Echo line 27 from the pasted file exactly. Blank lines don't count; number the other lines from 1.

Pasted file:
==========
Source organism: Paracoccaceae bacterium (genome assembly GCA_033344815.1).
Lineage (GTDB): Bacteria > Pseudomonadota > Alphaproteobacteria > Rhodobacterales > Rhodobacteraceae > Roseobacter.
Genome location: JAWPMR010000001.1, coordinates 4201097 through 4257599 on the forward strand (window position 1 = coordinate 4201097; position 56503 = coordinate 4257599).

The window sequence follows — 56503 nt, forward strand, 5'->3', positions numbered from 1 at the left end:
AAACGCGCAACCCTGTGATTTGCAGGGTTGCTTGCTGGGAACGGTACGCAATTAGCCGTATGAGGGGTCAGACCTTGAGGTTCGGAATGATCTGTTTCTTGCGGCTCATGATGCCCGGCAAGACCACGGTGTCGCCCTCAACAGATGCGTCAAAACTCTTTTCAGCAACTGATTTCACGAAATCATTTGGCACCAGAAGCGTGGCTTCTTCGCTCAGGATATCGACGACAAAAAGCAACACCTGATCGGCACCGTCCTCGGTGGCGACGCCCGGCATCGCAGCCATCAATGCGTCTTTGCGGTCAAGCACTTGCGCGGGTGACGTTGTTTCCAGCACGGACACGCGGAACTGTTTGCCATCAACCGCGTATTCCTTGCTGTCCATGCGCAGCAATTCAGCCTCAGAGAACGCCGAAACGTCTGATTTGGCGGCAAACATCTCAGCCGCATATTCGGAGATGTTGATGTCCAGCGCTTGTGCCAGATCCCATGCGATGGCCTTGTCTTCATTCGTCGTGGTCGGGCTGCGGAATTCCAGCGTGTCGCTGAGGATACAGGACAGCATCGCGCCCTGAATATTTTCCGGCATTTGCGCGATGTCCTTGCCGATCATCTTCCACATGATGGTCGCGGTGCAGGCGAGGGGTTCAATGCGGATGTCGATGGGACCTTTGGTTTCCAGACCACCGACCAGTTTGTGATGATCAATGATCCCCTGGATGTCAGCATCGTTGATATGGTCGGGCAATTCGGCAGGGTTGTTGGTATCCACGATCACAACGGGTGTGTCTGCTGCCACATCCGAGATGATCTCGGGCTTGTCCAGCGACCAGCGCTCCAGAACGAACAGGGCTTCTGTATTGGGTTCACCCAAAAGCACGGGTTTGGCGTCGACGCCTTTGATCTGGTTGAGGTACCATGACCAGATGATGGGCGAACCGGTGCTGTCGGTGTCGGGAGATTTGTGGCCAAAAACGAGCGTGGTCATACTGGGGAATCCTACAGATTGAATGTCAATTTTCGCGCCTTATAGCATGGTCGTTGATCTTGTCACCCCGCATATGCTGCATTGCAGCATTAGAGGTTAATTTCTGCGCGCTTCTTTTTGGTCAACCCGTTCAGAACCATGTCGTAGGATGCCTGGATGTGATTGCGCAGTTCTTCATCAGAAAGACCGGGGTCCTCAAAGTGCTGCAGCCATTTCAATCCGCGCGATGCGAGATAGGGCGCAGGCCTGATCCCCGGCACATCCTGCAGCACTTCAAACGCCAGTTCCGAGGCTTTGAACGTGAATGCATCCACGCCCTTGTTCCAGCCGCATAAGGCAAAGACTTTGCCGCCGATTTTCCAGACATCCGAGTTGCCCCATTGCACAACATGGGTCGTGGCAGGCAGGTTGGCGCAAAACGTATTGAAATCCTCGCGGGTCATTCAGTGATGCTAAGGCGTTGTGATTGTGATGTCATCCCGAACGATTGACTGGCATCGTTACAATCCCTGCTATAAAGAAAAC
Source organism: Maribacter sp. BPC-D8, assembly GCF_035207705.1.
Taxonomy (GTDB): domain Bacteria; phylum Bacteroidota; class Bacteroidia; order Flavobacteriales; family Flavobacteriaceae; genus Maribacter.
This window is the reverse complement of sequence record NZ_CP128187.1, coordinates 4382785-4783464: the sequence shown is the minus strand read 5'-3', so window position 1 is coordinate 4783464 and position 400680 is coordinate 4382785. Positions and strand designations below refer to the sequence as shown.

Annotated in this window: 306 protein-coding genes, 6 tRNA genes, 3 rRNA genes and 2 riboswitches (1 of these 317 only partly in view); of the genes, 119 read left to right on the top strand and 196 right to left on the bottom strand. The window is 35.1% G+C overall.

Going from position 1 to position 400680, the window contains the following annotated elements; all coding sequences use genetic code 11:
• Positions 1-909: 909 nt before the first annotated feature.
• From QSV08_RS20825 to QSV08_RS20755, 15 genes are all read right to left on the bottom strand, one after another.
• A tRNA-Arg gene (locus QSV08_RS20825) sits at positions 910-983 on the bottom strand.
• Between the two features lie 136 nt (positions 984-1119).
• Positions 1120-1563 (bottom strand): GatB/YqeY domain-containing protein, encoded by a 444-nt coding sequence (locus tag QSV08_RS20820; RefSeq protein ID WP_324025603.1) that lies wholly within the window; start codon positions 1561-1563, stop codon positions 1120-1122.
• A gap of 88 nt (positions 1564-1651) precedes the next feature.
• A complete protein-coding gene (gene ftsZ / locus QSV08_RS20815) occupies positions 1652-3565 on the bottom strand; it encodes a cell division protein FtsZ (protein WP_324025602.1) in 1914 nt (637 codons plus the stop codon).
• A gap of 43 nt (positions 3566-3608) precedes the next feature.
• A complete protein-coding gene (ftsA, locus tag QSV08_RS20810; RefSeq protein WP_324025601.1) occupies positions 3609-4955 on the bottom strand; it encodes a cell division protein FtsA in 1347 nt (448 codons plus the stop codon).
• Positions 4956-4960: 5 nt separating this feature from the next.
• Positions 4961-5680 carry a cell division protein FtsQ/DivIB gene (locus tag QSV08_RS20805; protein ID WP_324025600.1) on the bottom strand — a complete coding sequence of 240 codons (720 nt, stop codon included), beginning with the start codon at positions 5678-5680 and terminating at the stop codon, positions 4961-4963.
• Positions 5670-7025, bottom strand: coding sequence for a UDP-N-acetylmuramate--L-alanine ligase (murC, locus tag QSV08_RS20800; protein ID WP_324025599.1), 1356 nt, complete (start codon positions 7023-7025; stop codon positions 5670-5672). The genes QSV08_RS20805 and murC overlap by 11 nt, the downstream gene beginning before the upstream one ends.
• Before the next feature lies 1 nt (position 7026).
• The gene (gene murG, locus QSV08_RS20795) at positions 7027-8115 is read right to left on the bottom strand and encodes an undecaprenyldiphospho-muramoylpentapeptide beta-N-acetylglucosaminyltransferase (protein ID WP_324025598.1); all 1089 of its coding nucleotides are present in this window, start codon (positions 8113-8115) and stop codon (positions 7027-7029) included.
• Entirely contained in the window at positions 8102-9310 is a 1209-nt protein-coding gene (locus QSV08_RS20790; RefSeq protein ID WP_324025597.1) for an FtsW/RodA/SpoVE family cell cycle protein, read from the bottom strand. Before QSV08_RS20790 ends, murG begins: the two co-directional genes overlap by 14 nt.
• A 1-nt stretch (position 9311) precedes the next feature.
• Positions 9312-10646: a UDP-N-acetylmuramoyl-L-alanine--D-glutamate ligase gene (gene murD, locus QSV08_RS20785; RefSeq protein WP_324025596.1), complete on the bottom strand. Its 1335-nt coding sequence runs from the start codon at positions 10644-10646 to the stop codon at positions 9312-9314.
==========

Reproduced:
• Positions 9312-10646: a UDP-N-acetylmuramoyl-L-alanine--D-glutamate ligase gene (gene murD, locus QSV08_RS20785; RefSeq protein WP_324025596.1), complete on the bottom strand. Its 1335-nt coding sequence runs from the start codon at positions 10644-10646 to the stop codon at positions 9312-9314.